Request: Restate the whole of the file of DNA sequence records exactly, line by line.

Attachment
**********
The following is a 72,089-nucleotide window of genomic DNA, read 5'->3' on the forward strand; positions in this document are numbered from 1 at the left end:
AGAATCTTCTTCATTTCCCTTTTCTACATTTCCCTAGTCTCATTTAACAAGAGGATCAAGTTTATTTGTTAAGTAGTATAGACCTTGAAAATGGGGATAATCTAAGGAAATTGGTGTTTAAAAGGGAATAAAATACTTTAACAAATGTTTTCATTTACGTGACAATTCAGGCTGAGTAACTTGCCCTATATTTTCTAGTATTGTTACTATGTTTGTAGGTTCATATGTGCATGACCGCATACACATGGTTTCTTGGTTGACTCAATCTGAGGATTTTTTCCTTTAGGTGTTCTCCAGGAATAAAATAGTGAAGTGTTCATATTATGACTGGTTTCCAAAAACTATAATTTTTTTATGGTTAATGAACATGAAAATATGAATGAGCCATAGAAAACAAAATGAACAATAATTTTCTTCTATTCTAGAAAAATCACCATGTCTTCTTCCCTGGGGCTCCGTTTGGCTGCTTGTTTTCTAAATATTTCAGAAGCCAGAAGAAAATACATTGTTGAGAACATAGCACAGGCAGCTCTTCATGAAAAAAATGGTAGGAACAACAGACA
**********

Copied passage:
The following is a 72,089-nucleotide window of genomic DNA, read 5'->3' on the forward strand; positions in this document are numbered from 1 at the left end:
AGAATCTTCTTCATTTCCCTTTTCTACATTTCCCTAGTCTCATTTAACAAGAGGATCAAGTTTATTTGTTAAGTAGTATAGACCTTGAAAATGGGGATAATCTAAGGAAATTGGTGTTTAAAAGGGAATAAAATACTTTAACAAATGTTTTCATTTACGTGACAATTCAGGCTGAGTAACTTGCCCTATATTTTCTAGTATTGTTACTATGTTTGTAGGTTCATATGTGCATGACCGCATACACATGGTTTCTTGGTTGACTCAATCTGAGGATTTTTTCCTTTAGGTGTTCTCCAGGAATAAAATAGTGAAGTGTTCATATTATGACTGGTTTCCAAAAACTATAATTTTTTTATGGTTAATGAACATGAAAATATGAATGAGCCATAGAAAACAAAATGAACAATAATTTTCTTCTATTCTAGAAAAATCACCATGTCTTCTTCCCTGGGGCTCCGTTTGGCTGCTTGTTTTCTAAATATTTCAGAAGCCAGAAGAAAATACATTGTTGAGAACATAGCACAGGCAGCTCTTCATGAAAAAAATGGTAGGAACAACAGACA